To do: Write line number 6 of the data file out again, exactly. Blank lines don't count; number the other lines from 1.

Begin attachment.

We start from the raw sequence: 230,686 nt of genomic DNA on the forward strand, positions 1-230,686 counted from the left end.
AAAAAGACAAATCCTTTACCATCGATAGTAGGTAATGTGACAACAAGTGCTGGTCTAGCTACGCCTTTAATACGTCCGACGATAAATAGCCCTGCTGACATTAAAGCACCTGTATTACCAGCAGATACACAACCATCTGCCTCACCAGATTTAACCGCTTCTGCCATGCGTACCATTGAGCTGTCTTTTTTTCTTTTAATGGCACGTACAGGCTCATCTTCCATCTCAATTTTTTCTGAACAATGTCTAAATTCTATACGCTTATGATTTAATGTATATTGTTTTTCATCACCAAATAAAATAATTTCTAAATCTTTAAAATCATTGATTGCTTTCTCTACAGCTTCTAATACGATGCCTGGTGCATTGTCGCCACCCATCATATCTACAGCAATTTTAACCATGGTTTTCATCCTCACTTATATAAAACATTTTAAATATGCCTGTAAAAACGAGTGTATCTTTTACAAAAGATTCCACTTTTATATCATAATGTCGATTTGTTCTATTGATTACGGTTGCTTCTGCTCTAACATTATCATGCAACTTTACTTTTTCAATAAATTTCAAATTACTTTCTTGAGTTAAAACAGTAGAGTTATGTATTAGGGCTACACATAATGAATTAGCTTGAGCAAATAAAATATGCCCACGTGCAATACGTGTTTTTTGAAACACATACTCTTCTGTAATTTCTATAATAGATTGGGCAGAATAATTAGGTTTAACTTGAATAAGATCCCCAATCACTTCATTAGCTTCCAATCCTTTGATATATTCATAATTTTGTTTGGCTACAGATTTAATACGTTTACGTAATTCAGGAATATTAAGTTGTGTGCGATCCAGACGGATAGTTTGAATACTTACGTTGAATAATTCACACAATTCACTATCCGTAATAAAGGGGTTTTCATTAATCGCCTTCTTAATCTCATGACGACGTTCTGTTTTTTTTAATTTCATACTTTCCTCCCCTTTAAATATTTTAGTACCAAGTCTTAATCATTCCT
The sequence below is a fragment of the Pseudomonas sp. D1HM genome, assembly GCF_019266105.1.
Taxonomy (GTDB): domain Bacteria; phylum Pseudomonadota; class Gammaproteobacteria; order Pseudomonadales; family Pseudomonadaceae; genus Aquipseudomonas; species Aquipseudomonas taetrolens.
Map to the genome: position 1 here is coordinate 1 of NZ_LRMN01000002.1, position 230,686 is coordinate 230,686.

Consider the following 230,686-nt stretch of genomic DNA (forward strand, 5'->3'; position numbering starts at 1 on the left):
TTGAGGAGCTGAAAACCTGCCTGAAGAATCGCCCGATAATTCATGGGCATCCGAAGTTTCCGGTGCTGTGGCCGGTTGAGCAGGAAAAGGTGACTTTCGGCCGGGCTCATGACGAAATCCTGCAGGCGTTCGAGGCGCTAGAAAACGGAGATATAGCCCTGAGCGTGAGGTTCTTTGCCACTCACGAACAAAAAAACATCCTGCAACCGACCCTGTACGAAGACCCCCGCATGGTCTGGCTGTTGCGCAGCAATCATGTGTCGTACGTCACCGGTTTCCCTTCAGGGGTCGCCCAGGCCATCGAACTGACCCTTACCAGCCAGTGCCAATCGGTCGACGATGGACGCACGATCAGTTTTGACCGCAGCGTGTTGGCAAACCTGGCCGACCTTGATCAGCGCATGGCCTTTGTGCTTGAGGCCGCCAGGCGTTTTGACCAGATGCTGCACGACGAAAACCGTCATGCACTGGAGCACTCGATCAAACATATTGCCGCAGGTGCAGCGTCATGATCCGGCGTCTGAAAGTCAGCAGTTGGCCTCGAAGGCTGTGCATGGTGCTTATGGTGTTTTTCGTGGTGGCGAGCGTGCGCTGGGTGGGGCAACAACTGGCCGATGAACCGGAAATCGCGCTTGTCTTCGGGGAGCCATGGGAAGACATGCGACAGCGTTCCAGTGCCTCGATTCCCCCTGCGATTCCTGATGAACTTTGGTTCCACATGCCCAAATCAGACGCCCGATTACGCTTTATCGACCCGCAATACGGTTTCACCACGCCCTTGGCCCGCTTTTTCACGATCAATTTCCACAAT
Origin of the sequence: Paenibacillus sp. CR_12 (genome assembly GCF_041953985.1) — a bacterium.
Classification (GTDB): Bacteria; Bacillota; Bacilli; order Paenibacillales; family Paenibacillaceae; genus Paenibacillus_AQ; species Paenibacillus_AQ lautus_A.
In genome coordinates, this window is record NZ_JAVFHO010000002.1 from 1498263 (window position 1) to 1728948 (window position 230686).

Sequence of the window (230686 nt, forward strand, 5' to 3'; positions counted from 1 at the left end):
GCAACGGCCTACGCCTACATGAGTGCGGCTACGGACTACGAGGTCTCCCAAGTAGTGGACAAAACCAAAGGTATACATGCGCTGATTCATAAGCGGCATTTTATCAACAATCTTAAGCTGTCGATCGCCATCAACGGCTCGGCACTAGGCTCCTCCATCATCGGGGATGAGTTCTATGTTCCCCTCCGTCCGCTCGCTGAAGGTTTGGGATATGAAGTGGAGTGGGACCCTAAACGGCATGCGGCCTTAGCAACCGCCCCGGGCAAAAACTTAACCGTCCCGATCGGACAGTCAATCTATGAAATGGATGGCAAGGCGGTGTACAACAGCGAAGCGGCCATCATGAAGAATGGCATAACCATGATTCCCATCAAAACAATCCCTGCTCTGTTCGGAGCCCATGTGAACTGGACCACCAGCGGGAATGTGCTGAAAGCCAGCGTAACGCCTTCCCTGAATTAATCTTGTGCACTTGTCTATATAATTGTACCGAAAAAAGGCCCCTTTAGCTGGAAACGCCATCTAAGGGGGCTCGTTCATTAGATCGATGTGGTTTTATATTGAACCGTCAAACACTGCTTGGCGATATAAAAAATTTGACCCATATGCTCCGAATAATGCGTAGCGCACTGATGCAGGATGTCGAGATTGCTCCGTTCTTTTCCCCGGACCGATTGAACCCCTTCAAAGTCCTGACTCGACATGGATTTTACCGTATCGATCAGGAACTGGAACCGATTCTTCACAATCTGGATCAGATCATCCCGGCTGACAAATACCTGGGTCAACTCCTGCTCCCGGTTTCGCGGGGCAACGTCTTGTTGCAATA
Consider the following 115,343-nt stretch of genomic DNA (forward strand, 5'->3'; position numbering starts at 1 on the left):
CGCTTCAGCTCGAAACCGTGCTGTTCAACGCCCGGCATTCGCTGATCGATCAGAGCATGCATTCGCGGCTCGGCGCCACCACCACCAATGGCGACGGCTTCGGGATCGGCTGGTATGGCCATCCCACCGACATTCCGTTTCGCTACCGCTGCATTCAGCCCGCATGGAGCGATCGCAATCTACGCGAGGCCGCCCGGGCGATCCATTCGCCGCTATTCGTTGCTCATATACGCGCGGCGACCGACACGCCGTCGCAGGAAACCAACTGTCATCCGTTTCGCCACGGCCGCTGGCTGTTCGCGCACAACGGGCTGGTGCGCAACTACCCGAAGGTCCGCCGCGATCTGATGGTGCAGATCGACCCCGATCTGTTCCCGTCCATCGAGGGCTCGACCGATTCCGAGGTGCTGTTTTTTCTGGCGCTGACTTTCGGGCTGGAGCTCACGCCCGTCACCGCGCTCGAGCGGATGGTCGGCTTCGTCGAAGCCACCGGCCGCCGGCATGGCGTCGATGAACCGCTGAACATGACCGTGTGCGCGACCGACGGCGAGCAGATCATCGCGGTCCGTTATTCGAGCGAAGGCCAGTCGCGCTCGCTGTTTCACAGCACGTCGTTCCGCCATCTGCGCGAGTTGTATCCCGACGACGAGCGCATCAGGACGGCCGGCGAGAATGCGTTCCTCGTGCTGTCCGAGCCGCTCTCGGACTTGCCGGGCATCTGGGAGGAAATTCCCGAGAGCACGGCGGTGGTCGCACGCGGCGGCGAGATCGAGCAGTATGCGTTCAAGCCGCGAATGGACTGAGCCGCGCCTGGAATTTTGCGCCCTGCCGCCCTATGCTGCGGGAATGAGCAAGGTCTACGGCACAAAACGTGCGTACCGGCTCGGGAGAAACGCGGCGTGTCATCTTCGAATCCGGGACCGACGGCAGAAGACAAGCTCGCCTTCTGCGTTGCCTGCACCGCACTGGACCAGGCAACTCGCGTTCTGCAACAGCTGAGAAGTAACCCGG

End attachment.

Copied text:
Consider the following 230,686-nt stretch of genomic DNA (forward strand, 5'->3'; position numbering starts at 1 on the left):